• Foods high in vitamin B, e.g. tuna, oats, Brazil nuts, bananas, potatoes, avocados and legumes.
  • Foods high in vitamin C, e.g. citrus fruits, berries, peaches, mangoes, broccoli, Brussels sprouts, spring greens and tomatoes.
  • Foods high in tyrosine, e.g. fish, chicken, pork, whole grains, oats, dairy, avocados, bananas, legumes, nuts and seeds.

And you should avoid white flour, sugar, sodas, refined foods, caffeine, alcohol, smoking and environmental toxins PLUS learn to relax, avoid stress and exercise regularly; moderate exercise helps stimulate the adrenal glands. (Sources are my good friend Gwyneth, and a health coach in Vancouver.)

Now I generally don’t include environmental toxins or exercise in a dinner plan,  but I felt I could put together a “Restoring Your Adrenals” menu as part of my CHALLENGE ACCEPTED dinner.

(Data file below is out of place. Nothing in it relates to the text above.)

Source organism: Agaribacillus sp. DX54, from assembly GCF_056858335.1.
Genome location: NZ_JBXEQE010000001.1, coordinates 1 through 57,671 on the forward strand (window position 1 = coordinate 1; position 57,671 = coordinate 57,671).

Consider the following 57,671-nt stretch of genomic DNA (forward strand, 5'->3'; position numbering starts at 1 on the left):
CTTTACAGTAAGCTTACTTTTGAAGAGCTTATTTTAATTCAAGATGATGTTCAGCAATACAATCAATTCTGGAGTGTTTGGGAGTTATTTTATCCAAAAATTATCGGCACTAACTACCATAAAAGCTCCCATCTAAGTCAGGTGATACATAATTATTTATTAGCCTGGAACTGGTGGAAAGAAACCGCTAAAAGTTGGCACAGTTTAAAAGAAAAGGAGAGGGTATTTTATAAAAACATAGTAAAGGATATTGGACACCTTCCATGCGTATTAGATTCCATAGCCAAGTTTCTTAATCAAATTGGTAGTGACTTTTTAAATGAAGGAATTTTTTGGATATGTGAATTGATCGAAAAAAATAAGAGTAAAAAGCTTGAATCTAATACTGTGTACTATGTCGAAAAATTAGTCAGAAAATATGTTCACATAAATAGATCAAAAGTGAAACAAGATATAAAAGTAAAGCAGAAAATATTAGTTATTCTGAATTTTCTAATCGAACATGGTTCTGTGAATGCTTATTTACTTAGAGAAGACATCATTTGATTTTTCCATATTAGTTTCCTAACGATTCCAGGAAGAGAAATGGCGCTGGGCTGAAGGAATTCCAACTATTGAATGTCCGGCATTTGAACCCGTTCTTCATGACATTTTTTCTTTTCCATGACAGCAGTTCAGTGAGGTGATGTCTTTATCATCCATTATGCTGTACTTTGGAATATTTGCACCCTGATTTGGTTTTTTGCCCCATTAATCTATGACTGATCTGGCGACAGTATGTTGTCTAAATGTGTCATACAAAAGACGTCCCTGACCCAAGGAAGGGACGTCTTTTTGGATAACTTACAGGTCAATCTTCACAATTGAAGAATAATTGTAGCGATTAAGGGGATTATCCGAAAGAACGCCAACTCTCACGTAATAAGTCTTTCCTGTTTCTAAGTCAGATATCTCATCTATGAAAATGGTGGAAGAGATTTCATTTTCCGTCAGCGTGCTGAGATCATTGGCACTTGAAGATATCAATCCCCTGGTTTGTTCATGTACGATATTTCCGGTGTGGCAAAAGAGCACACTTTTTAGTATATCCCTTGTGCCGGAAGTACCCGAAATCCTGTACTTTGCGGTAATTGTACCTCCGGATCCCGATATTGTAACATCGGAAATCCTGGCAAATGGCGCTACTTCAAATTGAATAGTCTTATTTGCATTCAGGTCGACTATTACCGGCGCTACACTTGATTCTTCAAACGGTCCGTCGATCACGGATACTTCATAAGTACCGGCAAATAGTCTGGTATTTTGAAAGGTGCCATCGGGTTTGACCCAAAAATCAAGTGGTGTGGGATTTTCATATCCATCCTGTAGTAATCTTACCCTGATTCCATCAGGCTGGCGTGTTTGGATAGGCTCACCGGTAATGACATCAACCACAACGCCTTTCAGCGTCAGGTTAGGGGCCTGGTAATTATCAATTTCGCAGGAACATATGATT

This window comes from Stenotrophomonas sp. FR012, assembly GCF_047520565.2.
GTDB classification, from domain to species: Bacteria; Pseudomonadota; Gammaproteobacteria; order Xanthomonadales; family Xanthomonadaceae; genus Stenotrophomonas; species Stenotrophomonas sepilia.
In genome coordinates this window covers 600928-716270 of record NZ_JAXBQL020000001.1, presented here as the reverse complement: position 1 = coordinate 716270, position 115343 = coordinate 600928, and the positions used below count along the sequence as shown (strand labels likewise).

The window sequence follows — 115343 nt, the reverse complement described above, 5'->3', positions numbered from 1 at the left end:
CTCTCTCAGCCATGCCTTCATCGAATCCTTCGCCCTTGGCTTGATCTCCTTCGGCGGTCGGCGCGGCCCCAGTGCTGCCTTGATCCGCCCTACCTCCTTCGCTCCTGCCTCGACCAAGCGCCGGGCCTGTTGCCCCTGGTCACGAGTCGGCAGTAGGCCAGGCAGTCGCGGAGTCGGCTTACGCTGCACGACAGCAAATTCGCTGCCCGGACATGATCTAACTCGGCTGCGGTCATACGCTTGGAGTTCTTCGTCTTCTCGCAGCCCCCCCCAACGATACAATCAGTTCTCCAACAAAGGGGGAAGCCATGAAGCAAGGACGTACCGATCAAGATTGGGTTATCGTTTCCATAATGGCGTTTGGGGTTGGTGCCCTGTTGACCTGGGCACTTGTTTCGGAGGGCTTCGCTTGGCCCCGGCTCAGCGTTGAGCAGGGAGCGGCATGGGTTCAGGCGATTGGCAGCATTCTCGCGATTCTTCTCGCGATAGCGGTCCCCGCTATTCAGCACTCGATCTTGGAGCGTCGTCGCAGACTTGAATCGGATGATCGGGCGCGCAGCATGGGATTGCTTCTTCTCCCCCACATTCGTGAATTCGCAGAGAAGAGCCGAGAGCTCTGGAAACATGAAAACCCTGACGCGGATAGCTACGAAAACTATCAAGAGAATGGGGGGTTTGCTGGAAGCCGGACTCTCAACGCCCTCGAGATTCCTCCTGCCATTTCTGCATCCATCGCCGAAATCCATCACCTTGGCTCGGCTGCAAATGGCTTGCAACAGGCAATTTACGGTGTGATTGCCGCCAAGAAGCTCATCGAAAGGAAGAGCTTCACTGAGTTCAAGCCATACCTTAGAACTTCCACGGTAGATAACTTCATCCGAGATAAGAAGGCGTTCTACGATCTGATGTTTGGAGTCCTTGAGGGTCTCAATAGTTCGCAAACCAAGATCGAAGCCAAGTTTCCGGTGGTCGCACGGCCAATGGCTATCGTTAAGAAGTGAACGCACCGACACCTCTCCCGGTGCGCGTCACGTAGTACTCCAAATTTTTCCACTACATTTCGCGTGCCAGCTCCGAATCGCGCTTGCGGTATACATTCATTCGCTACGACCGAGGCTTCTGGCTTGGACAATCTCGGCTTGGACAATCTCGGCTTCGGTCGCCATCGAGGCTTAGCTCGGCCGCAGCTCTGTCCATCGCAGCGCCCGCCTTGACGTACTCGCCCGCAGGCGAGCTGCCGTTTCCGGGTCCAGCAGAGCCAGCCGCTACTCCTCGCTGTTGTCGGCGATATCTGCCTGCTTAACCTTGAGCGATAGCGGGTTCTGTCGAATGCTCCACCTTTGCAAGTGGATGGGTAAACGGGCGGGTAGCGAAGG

I did include some smoking in this recipe, but since the fish was smoking and not us (and fish are high in tyrosine), I felt this was an acceptable form of smoking…?

Looking into the distance

Hot smoked salmon is more like a chunky salmon fillet, than the very thinly sliced cold smoked salmon you are probably used to. It normally has the skin on (you take that off for this meal).


  • 2 fillets of hot smoked salmon (take the skin off, cut it up and feed it to your cat; flake the rest into chunks about 1-1.5cm in size and do not give that to your cat no matter how much they insist they should have it)
  • 2 avocado diced
  • 1 handful of fresh rocket
  • 1  handful of cherry tomatoes, quartered
  • 1-2 tbsp mild olive oil
  • couple of drops of sesame oil
  • 1 tsp sushi vinegar
  • 1-1.5cm squeeze of wasabi (yes: the green one, in the tube #notfancy)
  • Salt and pepper for seasoning

Pop the olive oil, sesame oil, sushi vinegar, wasabi and some salt and pepper into a jar, attach lid and shake until everything is combined and emulsified. Set aside.